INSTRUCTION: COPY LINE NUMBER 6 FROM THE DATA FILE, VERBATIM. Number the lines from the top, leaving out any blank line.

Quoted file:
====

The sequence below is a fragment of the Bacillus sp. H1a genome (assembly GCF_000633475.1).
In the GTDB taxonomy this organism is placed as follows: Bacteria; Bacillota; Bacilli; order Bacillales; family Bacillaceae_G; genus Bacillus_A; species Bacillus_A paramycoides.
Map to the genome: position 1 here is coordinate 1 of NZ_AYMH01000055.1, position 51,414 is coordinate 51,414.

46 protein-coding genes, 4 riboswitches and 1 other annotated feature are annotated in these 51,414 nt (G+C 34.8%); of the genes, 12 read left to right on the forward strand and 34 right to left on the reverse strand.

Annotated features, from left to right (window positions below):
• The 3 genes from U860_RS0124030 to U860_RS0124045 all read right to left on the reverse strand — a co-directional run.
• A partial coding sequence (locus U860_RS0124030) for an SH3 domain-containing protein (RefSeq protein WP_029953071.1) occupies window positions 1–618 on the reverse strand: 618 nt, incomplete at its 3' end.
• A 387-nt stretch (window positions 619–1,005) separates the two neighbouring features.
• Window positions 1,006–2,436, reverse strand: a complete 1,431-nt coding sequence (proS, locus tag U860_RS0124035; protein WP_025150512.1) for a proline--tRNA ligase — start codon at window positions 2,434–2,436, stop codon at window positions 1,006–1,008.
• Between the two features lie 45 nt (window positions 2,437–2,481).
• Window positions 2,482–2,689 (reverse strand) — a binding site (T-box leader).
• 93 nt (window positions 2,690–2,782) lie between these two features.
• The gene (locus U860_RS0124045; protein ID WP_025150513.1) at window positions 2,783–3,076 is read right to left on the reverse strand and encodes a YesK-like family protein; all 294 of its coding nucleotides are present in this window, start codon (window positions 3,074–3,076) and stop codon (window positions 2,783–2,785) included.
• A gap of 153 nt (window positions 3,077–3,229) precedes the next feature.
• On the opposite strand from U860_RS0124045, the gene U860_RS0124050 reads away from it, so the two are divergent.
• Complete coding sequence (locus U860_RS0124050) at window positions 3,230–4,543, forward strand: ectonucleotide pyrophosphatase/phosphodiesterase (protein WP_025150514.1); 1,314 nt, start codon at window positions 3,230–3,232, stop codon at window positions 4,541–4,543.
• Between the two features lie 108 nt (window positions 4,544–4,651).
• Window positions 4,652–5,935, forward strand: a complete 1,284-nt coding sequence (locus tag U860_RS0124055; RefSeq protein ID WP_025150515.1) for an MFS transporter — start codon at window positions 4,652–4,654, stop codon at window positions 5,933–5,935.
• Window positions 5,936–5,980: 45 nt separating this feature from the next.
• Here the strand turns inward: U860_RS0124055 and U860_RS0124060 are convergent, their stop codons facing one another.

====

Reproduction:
• The 3 genes from U860_RS0124030 to U860_RS0124045 all read right to left on the reverse strand — a co-directional run.